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Storm on my brains

Storm on my brains


The title says it all. I have got storms on my mind and I suspect a lot of islanders would be forgiven if they were to ruminate on the events of the recent weeks in the Caribbean. While typing this, I was listening to an Antigua Observer radio interview with Prime Minister Roosevelt Skerrit of Dominica. He was moved to tears as he recounted the devastation wrought on his homeland by the passage of Hurricane Maria. He listed in double digits the number of people reported missing from various communities in Dominica. He recounted the stories of the people he met on his walkabout to assess the damage. He detailed his own story of having to abandon the Prime Minister’s residence, a building he described as pretty sturdy, after the category five hurricane winds ripped the roof from his home. His words recall similar terms used by Gaston Brown, Prime Minister of Antigua and Barbuda, to describe the devastation of Barbuda by Irma not too long ago.

It is not that we have never had devastating storms in the region. It is that we are getting them in such quick succession and at such intensity. September alone saw the passage of five storms, two of which were category five. The amount of damage done by these storms is yet to be fully assessed. The recovery process will be a challenge for small economies. Additionally, the psychological scars left by the loss of life, property, and livelihood is yet to be reckoned. Listening to anxious calls from people overseas trying to get word on their loved ones in the islands, where the storms had cut off communication, was heart wrenching.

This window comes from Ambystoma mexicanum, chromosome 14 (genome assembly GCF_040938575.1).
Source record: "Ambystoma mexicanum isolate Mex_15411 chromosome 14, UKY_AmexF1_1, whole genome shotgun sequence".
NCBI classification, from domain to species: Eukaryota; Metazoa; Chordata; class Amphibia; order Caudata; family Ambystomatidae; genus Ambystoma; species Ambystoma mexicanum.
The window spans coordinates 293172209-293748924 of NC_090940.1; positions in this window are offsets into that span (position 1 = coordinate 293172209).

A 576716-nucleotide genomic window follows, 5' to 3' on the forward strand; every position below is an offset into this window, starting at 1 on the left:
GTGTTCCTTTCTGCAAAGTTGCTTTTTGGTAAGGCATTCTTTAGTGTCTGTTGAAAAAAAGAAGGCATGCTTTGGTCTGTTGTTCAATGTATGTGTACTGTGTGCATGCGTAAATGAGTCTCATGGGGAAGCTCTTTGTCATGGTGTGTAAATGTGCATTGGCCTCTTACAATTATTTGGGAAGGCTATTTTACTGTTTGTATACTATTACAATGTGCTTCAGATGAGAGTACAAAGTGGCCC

In the end, the response from neighbouring islands, who rallied to provide relief, was a testament to the Caribbean spirit. Rebuilding, though difficult, has already commenced. I am, however, wondering about our ability to adjust and adapt in the face of obvious climate change. The warming of the planet is altering global weather patterns. The warming of our oceans, in particular, is creating powerful storms that batter us every year. We, as small countries on this planet, are especially vulnerable, but as it stands, we are being crushed under the carbon footprint of larger nations that are either unable or are unwilling to take the necessary corrective measures. We are much like the Maldives; the water is cresting at our necks, while countries such as China (CO2 emissions 29.51 per cent) and the US (CO2 emissions 14.34 per cent )sit on peaks of convenient complacency.

It is now the mid-October, which means that there are two months remaining in this year’s hurricane season. Hopefully these two months will pass quietly. I suspect though that many of us will be anxiously listening to weather reports, and watching the skies with wary eyes.